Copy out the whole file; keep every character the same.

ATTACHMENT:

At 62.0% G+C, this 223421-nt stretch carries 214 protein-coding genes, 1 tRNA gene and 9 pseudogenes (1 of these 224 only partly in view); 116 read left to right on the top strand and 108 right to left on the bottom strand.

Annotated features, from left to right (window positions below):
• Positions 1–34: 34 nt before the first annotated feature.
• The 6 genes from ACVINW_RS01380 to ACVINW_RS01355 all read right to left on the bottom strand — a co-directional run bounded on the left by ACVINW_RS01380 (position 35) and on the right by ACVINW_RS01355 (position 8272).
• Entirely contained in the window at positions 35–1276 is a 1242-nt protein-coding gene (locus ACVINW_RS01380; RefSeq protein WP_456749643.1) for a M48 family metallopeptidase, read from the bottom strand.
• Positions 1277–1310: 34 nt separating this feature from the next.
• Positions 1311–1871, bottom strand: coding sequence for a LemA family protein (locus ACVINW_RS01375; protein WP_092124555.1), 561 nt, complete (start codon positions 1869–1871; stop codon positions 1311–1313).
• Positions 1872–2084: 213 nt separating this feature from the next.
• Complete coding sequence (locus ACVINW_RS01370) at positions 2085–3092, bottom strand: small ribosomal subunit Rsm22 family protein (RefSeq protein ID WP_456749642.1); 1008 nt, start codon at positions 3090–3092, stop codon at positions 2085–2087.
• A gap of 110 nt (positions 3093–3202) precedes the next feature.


At 62.0% G+C, this 223421-nt stretch carries 214 protein-coding genes, 1 tRNA gene and 9 pseudogenes (1 of these 224 only partly in view); 116 read left to right on the top strand and 108 right to left on the bottom strand.

Annotated features, from left to right (window positions below):
• Positions 1–34: 34 nt before the first annotated feature.
• The 6 genes from ACVINW_RS01380 to ACVINW_RS01355 all read right to left on the bottom strand — a co-directional run bounded on the left by ACVINW_RS01380 (position 35) and on the right by ACVINW_RS01355 (position 8272).
• Entirely contained in the window at positions 35–1276 is a 1242-nt protein-coding gene (locus ACVINW_RS01380; RefSeq protein WP_456749643.1) for a M48 family metallopeptidase, read from the bottom strand.
• Positions 1277–1310: 34 nt separating this feature from the next.
• Positions 1311–1871, bottom strand: coding sequence for a LemA family protein (locus ACVINW_RS01375; protein WP_092124555.1), 561 nt, complete (start codon positions 1869–1871; stop codon positions 1311–1313).
• Positions 1872–2084: 213 nt separating this feature from the next.
• Complete coding sequence (locus ACVINW_RS01370) at positions 2085–3092, bottom strand: small ribosomal subunit Rsm22 family protein (RefSeq protein ID WP_456749642.1); 1008 nt, start codon at positions 3090–3092, stop codon at positions 2085–2087.
• A gap of 110 nt (positions 3093–3202) precedes the next feature.